Sweden: Afghani Given “Asylum” after Claiming “Rape” Fear—Goes on to Gang Rape Swedish Girl

A fake refugee from Afghanistan who was given “asylum” in Sweden by claiming that he was in danger of being raped in his home country, has been convicted of taking part in a gang rape of a Swedish girl—but still won’t be deported because of his “own fear of being raped.”

According to a report in the Swedish Nya Tider news service, Rohollah Karimi, 17, was granted “asylum” in Sweden last year after claiming that he was afraid of being subjected to sexual assault in his native Afghanistan—and specifically the tradition of “bacha bazi” or “dancing boys” in that country.

“Bacha Bazi” does indeed exist, and is some bizarre Afghan homosexual tradition whereby adult males sexually molest little boys who are made to dress up as girls.

After being granted “asylum,” Karimi took up residence in Sweden and took part in a gang rape of a 15-year-old Swedish girl in central Stockholm. His co-criminal in the rape was another fake refugee from Afghanistan.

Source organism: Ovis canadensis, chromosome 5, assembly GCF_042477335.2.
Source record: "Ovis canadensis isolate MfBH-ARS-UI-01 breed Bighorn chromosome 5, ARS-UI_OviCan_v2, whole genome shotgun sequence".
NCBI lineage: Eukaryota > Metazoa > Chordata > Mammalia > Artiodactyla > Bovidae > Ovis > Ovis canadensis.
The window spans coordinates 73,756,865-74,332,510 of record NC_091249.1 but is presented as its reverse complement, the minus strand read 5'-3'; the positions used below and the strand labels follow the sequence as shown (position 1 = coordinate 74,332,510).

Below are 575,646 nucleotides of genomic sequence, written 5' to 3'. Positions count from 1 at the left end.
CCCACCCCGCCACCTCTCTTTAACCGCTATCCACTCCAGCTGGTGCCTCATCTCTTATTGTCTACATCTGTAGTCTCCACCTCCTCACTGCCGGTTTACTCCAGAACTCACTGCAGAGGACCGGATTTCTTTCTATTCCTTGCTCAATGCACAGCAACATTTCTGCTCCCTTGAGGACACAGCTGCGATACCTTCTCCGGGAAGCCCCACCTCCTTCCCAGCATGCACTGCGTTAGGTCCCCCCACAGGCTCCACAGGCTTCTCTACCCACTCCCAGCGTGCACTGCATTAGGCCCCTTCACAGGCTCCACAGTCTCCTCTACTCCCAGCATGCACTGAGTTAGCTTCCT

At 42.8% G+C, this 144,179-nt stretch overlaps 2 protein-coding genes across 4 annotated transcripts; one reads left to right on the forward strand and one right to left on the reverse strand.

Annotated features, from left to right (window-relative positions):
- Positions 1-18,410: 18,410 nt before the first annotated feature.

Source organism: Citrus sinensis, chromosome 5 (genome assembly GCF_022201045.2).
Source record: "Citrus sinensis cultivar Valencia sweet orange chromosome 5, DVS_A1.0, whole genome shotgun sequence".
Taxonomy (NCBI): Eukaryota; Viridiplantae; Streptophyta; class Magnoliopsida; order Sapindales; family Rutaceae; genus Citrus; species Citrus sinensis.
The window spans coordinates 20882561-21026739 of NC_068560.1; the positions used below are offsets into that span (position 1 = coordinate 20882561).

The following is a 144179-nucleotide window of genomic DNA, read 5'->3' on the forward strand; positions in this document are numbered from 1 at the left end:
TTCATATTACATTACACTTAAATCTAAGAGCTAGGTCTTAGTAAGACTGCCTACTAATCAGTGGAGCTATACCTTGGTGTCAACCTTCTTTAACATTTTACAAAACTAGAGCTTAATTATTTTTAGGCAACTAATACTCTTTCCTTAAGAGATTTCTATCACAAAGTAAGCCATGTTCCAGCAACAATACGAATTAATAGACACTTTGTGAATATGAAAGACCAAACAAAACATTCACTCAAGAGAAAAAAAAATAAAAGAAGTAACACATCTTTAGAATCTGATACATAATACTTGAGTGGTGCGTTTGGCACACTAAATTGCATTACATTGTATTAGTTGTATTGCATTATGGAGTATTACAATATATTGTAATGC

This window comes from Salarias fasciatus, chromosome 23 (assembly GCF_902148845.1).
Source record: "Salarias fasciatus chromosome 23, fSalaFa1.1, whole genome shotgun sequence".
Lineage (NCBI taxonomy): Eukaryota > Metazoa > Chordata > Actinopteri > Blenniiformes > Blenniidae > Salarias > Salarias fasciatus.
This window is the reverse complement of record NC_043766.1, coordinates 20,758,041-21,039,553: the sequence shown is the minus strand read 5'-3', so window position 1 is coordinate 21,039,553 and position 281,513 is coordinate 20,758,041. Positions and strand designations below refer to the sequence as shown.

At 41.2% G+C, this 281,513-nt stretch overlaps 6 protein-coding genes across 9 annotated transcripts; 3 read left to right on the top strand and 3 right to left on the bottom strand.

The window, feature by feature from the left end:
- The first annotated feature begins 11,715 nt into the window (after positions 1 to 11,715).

According to the report, the attack took place on September 2 under the central bridge next to the Stockholm railway station.





Karimi has been sentenced to youth custody for ten months. During his trial it emerged that his residence permit had been authorized because of his claimed fear of “being subjected to sexual assault in his native Afghanistan.” In his asylum application, Karimi told in “detail about the widespread tradition of ‘dancing boys’ who are sexually molested by older men.”

The state prosecutor requested that the nonwhite invader be expelled from Sweden, but the Stockholm District Court ruled that “the threat to Karimi in his original country of residence remains,” and that he must therefore be allowed to stay in Sweden.

His co-criminal, Mahdi Mohammadi, 19, was sentenced to jail for two years and six months. He will also be expelled from Sweden, but will be able to come back in 2028.

The court also found that Mohammdi has lied about his age before the Swedish Migration Board, and that when this but when this was revealed, his asylum application was rejected. He had however not been deported.


Recommended For You

Leave a Reply

Your email address will not be published. Required fields are marked *

This site uses Akismet to reduce spam. Learn how your comment data is processed.